Author: Richard A. O'Keefe <ok(at)cs(dot)otago(dot)ac(dot)nz>
Status: Accepted
Type: Standards Track
Erlang-Version: R14B04
Content-Type: text/plain
Created: 27-May-2011

EEP 37: Funs with names


The syntax of funs is extended to allow a variable name to be consistently present before each argument list. This allows funs to be recursive. The knot is tied in the opcodes that apply a fun to its arguments, so no change to the garbage collector design is required.


Currently, there are three forms for a fun:

fun Name/Arity
fun Module:Name/Arity


fun Fun_Clause {; Fun_Clause}... end

We add another form:

fun Variable Fun_Clause {; Variable Fun_Clause}... end

If any Fun_Clause has a Variable, all must, and they must all be the same variable. Like the variables in the argument list(s), this variable is local to the fun, not shared with its context. Within the fun, the variable is bound to the value of the fun expression.

There are several possible ways to implement this. One is rather neat because it preserves the cycle-freedom of the data structures the garbage collector has to deal with.

One way to implement existing funs is this:

All it takes to implement recursive funs is

So a recursive fun takes no more space or time to create than an existing one, and does not involve creating any cycles of pointers. Its code can be inserted into the failure path for the funcall_m instructions, whatever their form.


Fun names can serve three purposes.

First, they can simply be documentation. For example,

cfun_files(CFun) ->
    fun(F1, F2) ->
        [[?OBJ(T1,_) | _] | _] = F1,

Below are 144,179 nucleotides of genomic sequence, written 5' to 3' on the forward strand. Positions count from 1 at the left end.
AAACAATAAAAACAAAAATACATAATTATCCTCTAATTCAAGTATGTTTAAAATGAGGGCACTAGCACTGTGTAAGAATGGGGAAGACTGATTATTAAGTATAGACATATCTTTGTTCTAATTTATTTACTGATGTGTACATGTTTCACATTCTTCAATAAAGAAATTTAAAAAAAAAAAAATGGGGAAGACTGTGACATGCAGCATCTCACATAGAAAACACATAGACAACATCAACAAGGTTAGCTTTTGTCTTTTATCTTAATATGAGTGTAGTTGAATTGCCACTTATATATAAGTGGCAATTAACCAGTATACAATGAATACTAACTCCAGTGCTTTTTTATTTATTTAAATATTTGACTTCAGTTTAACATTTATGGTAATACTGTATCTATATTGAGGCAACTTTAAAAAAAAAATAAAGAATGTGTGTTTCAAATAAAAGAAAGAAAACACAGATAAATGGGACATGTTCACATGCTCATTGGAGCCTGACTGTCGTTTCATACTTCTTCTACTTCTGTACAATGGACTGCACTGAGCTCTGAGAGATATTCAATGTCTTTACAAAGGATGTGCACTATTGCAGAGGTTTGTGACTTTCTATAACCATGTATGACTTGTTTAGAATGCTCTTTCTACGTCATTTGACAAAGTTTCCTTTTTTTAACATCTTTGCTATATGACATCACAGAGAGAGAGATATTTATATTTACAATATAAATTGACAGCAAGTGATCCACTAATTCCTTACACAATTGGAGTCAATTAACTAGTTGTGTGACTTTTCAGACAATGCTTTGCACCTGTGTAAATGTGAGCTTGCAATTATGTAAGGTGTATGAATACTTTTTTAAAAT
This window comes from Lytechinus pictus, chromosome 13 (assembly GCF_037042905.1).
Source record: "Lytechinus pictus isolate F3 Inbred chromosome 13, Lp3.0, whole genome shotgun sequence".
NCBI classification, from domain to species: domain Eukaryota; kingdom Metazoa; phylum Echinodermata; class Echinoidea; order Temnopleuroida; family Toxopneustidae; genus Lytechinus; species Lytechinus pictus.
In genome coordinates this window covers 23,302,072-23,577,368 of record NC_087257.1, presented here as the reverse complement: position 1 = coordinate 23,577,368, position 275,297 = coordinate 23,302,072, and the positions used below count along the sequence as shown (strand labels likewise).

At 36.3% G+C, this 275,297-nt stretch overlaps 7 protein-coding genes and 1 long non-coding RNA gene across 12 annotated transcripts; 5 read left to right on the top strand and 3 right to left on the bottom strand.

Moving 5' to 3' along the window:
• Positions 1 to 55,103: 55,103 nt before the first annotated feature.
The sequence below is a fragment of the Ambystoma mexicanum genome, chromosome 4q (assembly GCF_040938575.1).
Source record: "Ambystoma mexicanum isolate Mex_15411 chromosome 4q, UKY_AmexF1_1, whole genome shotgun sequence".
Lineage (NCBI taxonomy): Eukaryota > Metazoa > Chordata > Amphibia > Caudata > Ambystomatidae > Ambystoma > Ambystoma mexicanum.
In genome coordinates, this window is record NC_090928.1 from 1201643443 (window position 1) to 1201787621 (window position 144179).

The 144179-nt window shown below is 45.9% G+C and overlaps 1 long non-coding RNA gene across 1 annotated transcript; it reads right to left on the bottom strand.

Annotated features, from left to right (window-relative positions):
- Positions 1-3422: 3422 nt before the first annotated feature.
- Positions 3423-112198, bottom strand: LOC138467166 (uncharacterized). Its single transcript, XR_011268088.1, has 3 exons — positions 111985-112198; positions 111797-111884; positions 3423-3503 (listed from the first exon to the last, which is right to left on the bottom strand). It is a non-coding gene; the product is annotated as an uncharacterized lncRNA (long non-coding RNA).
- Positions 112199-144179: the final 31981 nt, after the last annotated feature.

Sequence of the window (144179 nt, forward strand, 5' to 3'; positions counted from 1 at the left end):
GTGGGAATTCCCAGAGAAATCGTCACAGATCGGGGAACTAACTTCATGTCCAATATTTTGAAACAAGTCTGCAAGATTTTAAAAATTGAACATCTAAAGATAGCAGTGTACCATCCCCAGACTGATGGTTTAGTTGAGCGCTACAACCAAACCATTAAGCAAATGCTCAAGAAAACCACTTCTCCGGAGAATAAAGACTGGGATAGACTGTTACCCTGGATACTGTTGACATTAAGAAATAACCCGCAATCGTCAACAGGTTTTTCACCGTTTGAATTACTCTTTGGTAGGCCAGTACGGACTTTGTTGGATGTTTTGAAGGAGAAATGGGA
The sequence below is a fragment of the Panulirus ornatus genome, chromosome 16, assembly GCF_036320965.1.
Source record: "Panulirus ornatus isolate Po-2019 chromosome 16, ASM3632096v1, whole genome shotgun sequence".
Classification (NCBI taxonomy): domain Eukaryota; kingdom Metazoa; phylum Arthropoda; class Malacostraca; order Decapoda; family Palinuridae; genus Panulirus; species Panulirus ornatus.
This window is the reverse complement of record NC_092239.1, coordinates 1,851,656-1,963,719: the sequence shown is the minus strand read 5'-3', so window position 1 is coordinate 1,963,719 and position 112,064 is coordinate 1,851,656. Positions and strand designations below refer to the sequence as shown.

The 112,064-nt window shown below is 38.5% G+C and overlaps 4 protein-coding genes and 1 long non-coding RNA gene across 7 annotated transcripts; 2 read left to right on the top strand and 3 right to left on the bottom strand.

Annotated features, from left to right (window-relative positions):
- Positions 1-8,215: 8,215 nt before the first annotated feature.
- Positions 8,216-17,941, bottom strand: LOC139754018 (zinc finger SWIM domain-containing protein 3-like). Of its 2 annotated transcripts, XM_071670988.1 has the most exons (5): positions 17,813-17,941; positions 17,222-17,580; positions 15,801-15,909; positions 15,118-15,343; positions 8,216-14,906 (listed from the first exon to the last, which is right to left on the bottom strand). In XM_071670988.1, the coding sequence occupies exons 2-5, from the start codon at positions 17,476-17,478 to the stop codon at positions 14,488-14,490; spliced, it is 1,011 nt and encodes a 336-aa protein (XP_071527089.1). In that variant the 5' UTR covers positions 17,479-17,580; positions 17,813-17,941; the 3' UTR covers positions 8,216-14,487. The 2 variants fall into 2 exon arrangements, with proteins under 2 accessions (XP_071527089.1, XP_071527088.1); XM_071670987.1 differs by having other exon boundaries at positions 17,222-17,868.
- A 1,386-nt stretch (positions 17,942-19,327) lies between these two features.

[[?OBJ(T2,_) | _] | _] = F2,
        CFun(T1, T2)

can be written as

cfun_files(CFun) ->
    fun Compare([[?OBJ(T1,_)|_]|_], [[?OBJ(T2,_)|_]|_]) ->
    CFun(T1, T2)

A named fun whose name is not used can be implemented as if the name were not there.

Second, the fun's name can be built into its generated name. At the time of writing, we might have


where F/N is the name of the function that includes the fun and K is the number of earlier funs in F/N. We could build the name in instead, using


where K is present only if the outer function contains more than one fun with the same name. The point of this is that such names are more likely to be useful after hot loading. For example, if we start with

f(...Xs, Ys, ...) ->
    sort(Xs, fun X_Key({_,N,_}) -> N end),
    sort(Ys, fun Y_Key({N,_,_}) -> N end),

and then we revise it, swapping the two calls to sort/2. With named funs, the two funs retain their generated names, and the module is safe. With anonymous functions, the chances are that the two funs with swap names; oops!